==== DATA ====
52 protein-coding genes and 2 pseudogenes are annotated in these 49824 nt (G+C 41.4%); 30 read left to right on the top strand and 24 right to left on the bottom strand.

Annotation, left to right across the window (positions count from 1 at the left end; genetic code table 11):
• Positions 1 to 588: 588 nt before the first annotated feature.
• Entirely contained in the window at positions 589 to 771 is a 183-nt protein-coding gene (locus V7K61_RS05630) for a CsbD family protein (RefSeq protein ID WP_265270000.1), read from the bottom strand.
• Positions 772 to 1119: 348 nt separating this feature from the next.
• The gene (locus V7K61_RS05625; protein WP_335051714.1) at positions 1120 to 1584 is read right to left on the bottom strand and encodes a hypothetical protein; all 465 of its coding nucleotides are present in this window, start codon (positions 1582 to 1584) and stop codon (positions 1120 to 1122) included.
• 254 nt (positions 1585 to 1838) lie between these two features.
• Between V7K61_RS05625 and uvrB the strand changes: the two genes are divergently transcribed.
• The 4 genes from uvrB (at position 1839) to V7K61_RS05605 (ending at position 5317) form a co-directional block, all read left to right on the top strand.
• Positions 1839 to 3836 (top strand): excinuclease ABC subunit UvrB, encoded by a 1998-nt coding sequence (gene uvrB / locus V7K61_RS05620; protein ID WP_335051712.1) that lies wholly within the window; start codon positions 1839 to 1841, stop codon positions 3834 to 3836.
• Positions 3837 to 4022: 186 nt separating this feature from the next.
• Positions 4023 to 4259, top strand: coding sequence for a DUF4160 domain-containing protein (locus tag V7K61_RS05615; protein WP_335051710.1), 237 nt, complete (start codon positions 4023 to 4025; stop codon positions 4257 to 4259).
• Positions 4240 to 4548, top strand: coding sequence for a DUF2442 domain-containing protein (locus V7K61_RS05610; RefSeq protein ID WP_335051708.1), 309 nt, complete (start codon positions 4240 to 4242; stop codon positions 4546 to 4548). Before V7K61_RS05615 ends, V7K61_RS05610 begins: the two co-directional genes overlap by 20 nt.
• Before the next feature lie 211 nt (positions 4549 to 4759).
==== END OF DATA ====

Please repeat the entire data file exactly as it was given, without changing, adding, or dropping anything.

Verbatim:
52 protein-coding genes and 2 pseudogenes are annotated in these 49824 nt (G+C 41.4%); 30 read left to right on the top strand and 24 right to left on the bottom strand.

Annotation, left to right across the window (positions count from 1 at the left end; genetic code table 11):
• Positions 1 to 588: 588 nt before the first annotated feature.
• Entirely contained in the window at positions 589 to 771 is a 183-nt protein-coding gene (locus V7K61_RS05630) for a CsbD family protein (RefSeq protein ID WP_265270000.1), read from the bottom strand.
• Positions 772 to 1119: 348 nt separating this feature from the next.
• The gene (locus V7K61_RS05625; protein WP_335051714.1) at positions 1120 to 1584 is read right to left on the bottom strand and encodes a hypothetical protein; all 465 of its coding nucleotides are present in this window, start codon (positions 1582 to 1584) and stop codon (positions 1120 to 1122) included.
• 254 nt (positions 1585 to 1838) lie between these two features.
• Between V7K61_RS05625 and uvrB the strand changes: the two genes are divergently transcribed.
• The 4 genes from uvrB (at position 1839) to V7K61_RS05605 (ending at position 5317) form a co-directional block, all read left to right on the top strand.
• Positions 1839 to 3836 (top strand): excinuclease ABC subunit UvrB, encoded by a 1998-nt coding sequence (gene uvrB / locus V7K61_RS05620; protein ID WP_335051712.1) that lies wholly within the window; start codon positions 1839 to 1841, stop codon positions 3834 to 3836.
• Positions 3837 to 4022: 186 nt separating this feature from the next.
• Positions 4023 to 4259, top strand: coding sequence for a DUF4160 domain-containing protein (locus tag V7K61_RS05615; protein WP_335051710.1), 237 nt, complete (start codon positions 4023 to 4025; stop codon positions 4257 to 4259).
• Positions 4240 to 4548, top strand: coding sequence for a DUF2442 domain-containing protein (locus V7K61_RS05610; RefSeq protein ID WP_335051708.1), 309 nt, complete (start codon positions 4240 to 4242; stop codon positions 4546 to 4548). Before V7K61_RS05615 ends, V7K61_RS05610 begins: the two co-directional genes overlap by 20 nt.
• Before the next feature lie 211 nt (positions 4549 to 4759).